New York formally unveiled a plan that involves investing $1 billion in making public buildings more energy efficient over the next ten years. The changes will involve switching old lighting to LEDs, replacing out-of-date air conditioners, as well as other changes. The end goal is to reduce emissions by 80% by 2050 compared to a 2005 baseline.
Many of these efforts will be backed by financing plans such as MESA, PACE or bill-on-pay that effectively allow upgrades to be funded through savings. Energy efficient retrofits have been drawing a number of institutional investors, as companies promoting energy efficiency ideas say they can retrofit buildings, curb energy consumption and earn a steady 6% plus return for investors.
The initiative kicked off a United Nations conference on climate change in the city. Buildings account for roughly 40% of energy use nationwide, but this is disproportionate in large cities like New York, where buildings consume around 75% of all energy.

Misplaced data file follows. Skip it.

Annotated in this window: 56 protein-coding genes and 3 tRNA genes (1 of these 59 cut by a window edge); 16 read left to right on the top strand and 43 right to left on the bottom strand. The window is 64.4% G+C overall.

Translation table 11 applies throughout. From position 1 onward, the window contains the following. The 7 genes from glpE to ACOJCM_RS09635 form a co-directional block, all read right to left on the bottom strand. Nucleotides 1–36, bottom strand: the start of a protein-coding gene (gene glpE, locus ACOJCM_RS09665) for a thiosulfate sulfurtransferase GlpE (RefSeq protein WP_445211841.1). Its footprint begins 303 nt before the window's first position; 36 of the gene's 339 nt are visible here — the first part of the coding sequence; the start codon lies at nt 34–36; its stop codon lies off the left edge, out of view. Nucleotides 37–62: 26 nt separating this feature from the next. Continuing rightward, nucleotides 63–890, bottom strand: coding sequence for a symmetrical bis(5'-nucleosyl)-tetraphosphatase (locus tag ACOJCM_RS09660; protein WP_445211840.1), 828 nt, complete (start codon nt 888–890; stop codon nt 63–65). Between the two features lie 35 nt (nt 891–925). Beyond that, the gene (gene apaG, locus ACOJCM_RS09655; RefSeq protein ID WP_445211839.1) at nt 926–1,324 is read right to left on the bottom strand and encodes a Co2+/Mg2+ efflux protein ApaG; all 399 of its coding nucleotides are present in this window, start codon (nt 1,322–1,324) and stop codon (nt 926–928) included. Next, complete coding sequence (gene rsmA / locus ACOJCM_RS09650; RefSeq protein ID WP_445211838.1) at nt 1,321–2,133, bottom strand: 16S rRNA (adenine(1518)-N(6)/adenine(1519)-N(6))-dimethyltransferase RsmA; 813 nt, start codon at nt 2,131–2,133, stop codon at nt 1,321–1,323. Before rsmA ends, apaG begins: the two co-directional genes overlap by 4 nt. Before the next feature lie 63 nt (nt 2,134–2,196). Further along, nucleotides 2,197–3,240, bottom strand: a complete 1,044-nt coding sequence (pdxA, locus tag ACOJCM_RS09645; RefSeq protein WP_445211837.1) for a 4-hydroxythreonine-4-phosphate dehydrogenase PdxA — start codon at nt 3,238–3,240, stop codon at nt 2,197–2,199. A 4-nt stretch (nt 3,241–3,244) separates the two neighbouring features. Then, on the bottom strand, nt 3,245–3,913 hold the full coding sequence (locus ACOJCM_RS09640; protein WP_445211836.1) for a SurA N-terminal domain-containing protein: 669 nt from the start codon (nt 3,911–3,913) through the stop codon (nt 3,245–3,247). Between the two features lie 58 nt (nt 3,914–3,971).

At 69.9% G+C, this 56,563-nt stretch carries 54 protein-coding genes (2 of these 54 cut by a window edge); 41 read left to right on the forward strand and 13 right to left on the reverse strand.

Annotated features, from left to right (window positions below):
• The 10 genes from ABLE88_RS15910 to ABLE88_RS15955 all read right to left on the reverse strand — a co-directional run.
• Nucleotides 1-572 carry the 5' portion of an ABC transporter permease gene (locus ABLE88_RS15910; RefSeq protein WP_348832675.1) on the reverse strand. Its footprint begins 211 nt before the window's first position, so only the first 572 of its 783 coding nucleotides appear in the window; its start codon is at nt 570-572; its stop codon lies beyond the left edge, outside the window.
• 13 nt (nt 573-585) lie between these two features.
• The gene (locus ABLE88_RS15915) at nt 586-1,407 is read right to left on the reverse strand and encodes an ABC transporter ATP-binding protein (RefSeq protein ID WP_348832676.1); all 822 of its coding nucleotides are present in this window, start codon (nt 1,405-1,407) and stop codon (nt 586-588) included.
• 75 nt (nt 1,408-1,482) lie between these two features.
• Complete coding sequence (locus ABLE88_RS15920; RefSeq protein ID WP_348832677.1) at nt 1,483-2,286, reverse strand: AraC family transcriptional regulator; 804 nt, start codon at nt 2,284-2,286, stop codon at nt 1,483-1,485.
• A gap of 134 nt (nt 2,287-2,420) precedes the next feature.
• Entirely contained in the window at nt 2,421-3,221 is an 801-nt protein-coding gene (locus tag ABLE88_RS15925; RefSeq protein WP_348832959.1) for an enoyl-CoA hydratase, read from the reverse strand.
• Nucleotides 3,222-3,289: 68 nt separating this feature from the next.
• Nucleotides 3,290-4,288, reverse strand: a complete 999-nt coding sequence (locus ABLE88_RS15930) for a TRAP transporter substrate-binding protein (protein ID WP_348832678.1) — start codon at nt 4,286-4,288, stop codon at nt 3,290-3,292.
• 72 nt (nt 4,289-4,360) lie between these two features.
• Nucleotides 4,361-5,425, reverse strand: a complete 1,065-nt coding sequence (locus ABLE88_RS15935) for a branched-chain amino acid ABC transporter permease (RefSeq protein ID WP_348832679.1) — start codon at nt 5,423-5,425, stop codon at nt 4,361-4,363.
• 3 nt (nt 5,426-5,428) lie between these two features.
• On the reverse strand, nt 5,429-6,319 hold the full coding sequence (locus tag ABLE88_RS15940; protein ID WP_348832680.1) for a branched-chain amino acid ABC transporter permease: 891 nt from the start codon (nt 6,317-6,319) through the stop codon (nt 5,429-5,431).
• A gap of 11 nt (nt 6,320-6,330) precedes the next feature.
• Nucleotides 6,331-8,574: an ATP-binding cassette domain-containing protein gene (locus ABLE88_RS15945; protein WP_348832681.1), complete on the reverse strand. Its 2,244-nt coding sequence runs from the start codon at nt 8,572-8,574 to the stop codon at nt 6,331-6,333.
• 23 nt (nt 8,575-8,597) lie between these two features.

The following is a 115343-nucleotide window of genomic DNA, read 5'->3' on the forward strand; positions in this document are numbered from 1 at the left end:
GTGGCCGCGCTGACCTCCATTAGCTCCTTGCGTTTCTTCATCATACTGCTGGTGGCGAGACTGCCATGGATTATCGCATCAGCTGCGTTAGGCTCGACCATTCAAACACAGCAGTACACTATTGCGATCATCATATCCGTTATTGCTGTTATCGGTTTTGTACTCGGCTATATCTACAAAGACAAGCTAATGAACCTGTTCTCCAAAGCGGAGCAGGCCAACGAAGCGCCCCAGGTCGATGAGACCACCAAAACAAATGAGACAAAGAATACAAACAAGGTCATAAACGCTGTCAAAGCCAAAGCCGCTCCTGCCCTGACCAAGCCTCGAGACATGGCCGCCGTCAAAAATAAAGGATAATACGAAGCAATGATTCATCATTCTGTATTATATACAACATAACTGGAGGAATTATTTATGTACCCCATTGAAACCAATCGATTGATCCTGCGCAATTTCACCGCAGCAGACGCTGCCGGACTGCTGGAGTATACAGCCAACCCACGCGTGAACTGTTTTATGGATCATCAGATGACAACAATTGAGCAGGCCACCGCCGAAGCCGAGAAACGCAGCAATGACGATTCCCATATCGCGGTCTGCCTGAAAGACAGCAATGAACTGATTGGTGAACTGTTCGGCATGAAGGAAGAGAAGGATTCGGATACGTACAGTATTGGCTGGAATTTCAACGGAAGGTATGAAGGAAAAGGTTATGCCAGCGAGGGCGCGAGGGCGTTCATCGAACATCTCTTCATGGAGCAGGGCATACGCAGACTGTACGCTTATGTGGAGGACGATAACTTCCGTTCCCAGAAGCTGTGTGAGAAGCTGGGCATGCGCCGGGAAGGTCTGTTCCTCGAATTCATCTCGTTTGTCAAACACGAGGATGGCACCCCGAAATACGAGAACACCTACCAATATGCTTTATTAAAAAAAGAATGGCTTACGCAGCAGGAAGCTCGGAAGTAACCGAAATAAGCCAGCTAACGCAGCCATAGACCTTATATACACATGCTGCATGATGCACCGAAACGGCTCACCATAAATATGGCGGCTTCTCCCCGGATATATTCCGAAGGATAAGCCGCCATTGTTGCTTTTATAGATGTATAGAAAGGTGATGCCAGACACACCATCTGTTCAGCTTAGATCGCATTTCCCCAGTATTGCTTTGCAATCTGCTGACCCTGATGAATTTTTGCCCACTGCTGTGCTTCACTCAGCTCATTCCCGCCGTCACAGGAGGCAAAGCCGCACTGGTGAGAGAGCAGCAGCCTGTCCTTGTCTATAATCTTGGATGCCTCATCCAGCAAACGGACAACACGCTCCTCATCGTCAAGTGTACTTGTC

The big question is: will it work? While it is possible to calculate with a fair degree of accuracy how much energy an individual solar array with produce over 30 years, efficiency gains vary from building to building and can be impacted by unpredictable things like tenant behavior.
The main roadblock has been uncertainty. Better software and new financing models, however, are dramatically diminishing any doubt. The main impact of this program could ultimately be in showing the investors that efficiency is not as difficult as it appears.